Just as with the stove top that I use when I'm at home, this is a great option for things like soups, stews, burrito fillings, pasta dishes, or stir-frys.
|As with the stove-top, I again utilize the lid. Usually I will|
pour in my food, put the lid on, crank it up to High, and
then check it in a about 5 minutes.
|Then I give it a few stirs (like I did with this yummy|
vegetable soup) and after 3-4 more minutes it's usually ready!
One word of caution with the single-burner hot plate: the whole hot plate does get hot, so use caution when cooking with it or touching it and I allow it plenty of time to cool down before storing it away for the day.
5. Toaster: Well this is an easy one that you probably already have sitting on your counter or in your cabinets. This inexpensive appliance is obviously a great way to warm up toast, but I've gotten creative since going microwave-free and I find that it also works great with pancakes, waffles, English muffins, and even veggie burgers if I'm in a pinch. Have you ever warmed anything unconventional up in the toaster?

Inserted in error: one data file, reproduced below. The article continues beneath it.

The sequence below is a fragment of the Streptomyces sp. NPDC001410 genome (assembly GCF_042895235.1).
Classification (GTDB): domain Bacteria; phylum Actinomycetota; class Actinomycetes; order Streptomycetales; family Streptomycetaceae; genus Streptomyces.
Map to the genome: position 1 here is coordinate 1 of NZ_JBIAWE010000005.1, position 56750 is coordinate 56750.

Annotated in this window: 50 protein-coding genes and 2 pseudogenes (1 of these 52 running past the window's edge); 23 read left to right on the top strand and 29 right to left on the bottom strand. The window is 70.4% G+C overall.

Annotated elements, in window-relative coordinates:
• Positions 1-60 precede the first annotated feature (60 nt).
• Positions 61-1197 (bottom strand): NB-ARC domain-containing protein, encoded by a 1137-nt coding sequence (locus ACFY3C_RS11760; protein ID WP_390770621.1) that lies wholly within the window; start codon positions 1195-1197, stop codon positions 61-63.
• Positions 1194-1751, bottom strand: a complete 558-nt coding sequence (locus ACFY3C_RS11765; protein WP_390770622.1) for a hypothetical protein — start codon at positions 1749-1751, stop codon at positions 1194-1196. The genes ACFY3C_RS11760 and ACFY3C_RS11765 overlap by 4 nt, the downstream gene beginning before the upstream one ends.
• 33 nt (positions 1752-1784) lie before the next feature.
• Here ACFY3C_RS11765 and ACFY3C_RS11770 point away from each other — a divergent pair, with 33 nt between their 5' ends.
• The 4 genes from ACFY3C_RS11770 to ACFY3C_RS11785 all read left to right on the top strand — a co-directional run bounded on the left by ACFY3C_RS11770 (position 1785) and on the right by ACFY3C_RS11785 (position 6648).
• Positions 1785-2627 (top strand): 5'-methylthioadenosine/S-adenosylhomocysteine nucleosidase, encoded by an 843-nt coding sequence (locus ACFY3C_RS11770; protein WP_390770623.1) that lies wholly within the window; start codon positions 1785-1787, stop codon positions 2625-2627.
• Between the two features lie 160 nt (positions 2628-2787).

|Sneaky Spinach Pancakes in the toaster? Oh yes!|
6. Air Popper (for Popcorn): Now that the microwave is out, you may be wondering how in the world are you going to make popcorn? Well, those bags of microwave popcorn will no longer be of use to you...which is probably a good thing since the insides are coated with a nasty chemical called: PFOA (a known carcinogen, read more here) among other things. So what's a popcorn lover left to do? You could try an air popper! I have a Rival Electric Popcorn Maker ($20 off Amazon) and all you have to do is add some kernels, and watch it pop! One of the best things about it, besides saving money (since you get so much more bang for your buck by using whole kernels), is that you also control the ingredients. So you can control how much butter, salt, oil, etc. you want to add if any at all.
|It's popcorn time!|
|Our freshly popped popcorn from the Air Popper topped|
with Earth Balance vegan butter and garlic salt, our
|Avery's a huge popcorn fan as well|
and loves to watch it pop in the air
- Stop using plastic containers to warm up your food, only use glass containers. Plastic tupperware and containers has been found to leach BPA into food when microwaved.
- Step away from the microwave when in use (as you saw from the Trifield Meter readings above)
- Reduce the amount of times you use the microwave, and only use it when you have to (like at work or when you don't have any other options).
Well, there you have it! That's how my microwave and I have parted ways. Anyone else ever "broken up" with your microwave? Share your experiences below or if you have any other favorite non-microwave appliances you like to use to warm up your food!
Until then, take it away Taylor...
Until then, take it away Taylor...